Mom’s diet mirrors child’s food allergies
A long-term study evaluating maternal diet’s impact on food allergy in later life is expected to uncover causes of allergy in children. A particular focus for the project is the different effects of allergenic foods in different contexts.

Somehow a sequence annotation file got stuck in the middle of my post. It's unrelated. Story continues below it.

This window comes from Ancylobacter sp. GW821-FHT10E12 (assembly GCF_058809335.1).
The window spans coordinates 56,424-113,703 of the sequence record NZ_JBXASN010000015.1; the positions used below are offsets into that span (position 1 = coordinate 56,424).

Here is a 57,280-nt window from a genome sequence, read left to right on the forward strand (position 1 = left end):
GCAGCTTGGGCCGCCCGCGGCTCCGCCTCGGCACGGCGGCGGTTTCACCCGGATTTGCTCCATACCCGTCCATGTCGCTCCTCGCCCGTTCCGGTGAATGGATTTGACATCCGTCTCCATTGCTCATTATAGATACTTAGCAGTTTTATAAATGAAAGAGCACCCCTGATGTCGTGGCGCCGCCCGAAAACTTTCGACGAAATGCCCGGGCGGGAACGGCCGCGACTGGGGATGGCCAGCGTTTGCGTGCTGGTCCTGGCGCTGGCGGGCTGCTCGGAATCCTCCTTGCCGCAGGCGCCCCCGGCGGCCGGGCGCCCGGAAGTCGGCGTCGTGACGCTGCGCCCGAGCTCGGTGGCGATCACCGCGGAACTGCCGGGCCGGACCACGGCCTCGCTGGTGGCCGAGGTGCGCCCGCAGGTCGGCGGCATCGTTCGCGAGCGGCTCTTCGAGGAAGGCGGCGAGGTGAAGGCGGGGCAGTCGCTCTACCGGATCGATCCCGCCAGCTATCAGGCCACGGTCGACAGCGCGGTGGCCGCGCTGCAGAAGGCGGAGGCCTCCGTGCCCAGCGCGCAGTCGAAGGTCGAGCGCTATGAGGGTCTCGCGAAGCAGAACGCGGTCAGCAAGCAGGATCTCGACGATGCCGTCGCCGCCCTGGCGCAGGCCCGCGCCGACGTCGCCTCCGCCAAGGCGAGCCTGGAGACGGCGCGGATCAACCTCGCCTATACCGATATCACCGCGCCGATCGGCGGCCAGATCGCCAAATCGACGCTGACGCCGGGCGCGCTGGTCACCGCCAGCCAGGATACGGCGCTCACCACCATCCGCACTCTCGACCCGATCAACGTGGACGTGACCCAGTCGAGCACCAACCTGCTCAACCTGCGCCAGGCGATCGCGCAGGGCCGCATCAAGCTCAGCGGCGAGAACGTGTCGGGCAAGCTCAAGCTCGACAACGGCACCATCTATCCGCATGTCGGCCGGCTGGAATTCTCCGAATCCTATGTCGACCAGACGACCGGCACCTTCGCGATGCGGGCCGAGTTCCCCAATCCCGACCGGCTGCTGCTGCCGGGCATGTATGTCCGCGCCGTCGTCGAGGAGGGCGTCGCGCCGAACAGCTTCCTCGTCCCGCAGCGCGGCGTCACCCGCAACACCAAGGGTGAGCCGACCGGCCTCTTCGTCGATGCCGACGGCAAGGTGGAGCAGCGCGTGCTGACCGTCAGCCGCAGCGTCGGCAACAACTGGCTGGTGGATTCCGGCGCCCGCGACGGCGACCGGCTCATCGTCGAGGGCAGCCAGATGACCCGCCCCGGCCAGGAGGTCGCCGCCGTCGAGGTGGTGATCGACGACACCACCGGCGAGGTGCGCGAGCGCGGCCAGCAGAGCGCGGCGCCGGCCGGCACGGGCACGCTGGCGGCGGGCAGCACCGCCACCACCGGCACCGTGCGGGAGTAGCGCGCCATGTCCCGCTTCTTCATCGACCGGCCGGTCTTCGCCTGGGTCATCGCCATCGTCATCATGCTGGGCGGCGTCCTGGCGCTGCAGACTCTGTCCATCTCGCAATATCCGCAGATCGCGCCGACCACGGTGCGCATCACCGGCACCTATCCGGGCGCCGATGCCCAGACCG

A long-term study evaluating maternal diet’s impact on food allergy in later life is expected to uncover causes of allergy in children.About 20 million Europeans are subject to food allergies. Now scientists are looking at these allergies in new ways. It involves the food industry in its work and pays special attention to the link between early diets and allergy in later life. Clare Mills, professor of allergy in the university’s Institute of Inflammation and Repair, at the University of Manchester, UK, is the coordinator of iFAAM. This EU-funded research project follows in the footsteps of European research projects dating back for over a decade.In particular, the conclusions from a long-term study of a cohort of young people, now six years old, who have been tracked from birth and whose diets and allergies have been recorded, are now in sight. “Our aim is to see the allergy outcomes of their diet in early life, and even before they were born, as we have information on their mothers’ diets and on their weaning,” Mills tells CommNet, “This work has been coordinated at the Charit [University Hospital] in Berlin and involves 12,000 people in samples from Iceland to Greece.”Mills says that although the project has only been going for a year, this work is already producing interesting pointers. For example, a comparison between the UK and Israel shows that children in Israel typically eat nuts at an earlier age than in the UK. This suggests that such dietary habits may have a protective effect against nut allergies later on. “This means that the current advice that young children should avoid nuts may make things worse,” she observes.A particular focus for the project is the different effects of allergenic foods in different contexts. “Someone might react very differently to nuts in a cookie or in a chocolate dessert,” says Mills. …
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